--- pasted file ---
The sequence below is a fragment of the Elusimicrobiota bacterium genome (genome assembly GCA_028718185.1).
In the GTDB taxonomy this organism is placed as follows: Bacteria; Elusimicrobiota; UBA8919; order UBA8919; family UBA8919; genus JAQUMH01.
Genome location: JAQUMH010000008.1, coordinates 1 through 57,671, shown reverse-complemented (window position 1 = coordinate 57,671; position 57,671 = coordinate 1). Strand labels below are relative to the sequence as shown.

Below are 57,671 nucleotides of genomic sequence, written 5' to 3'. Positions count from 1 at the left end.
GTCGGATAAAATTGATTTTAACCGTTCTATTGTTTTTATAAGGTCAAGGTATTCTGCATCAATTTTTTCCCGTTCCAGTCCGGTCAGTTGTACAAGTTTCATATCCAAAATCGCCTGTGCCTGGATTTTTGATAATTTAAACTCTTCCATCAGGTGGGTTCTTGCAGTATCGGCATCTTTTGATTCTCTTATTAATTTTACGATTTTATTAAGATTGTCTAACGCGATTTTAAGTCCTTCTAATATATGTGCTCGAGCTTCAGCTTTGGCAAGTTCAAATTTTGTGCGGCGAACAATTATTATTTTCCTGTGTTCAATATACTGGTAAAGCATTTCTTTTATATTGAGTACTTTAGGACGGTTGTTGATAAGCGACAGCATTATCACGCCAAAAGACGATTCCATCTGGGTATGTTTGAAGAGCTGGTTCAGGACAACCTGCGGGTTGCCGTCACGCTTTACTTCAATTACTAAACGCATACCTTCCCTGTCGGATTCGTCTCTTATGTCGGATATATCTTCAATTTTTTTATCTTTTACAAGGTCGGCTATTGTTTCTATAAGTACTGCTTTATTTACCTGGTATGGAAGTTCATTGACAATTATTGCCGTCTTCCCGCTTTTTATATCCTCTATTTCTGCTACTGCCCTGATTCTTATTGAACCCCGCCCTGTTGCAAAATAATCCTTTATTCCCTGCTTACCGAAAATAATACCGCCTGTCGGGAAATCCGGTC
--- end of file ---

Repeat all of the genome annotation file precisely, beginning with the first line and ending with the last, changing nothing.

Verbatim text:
The sequence below is a fragment of the Elusimicrobiota bacterium genome (genome assembly GCA_028718185.1).
In the GTDB taxonomy this organism is placed as follows: Bacteria; Elusimicrobiota; UBA8919; order UBA8919; family UBA8919; genus JAQUMH01.
Genome location: JAQUMH010000008.1, coordinates 1 through 57,671, shown reverse-complemented (window position 1 = coordinate 57,671; position 57,671 = coordinate 1). Strand labels below are relative to the sequence as shown.

Below are 57,671 nucleotides of genomic sequence, written 5' to 3'. Positions count from 1 at the left end.
GTCGGATAAAATTGATTTTAACCGTTCTATTGTTTTTATAAGGTCAAGGTATTCTGCATCAATTTTTTCCCGTTCCAGTCCGGTCAGTTGTACAAGTTTCATATCCAAAATCGCCTGTGCCTGGATTTTTGATAATTTAAACTCTTCCATCAGGTGGGTTCTTGCAGTATCGGCATCTTTTGATTCTCTTATTAATTTTACGATTTTATTAAGATTGTCTAACGCGATTTTAAGTCCTTCTAATATATGTGCTCGAGCTTCAGCTTTGGCAAGTTCAAATTTTGTGCGGCGAACAATTATTATTTTCCTGTGTTCAATATACTGGTAAAGCATTTCTTTTATATTGAGTACTTTAGGACGGTTGTTGATAAGCGACAGCATTATCACGCCAAAAGACGATTCCATCTGGGTATGTTTGAAGAGCTGGTTCAGGACAACCTGCGGGTTGCCGTCACGCTTTACTTCAATTACTAAACGCATACCTTCCCTGTCGGATTCGTCTCTTATGTCGGATATATCTTCAATTTTTTTATCTTTTACAAGGTCGGCTATTGTTTCTATAAGTACTGCTTTATTTACCTGGTATGGAAGTTCATTGACAATTATTGCCGTCTTCCCGCTTTTTATATCCTCTATTTCTGCTACTGCCCTGATTCTTATTGAACCCCGCCCTGTTGCAAAATAATCCTTTATTCCCTGCTTACCGAAAATAATACCGCCTGTCGGGAAATCCGGTC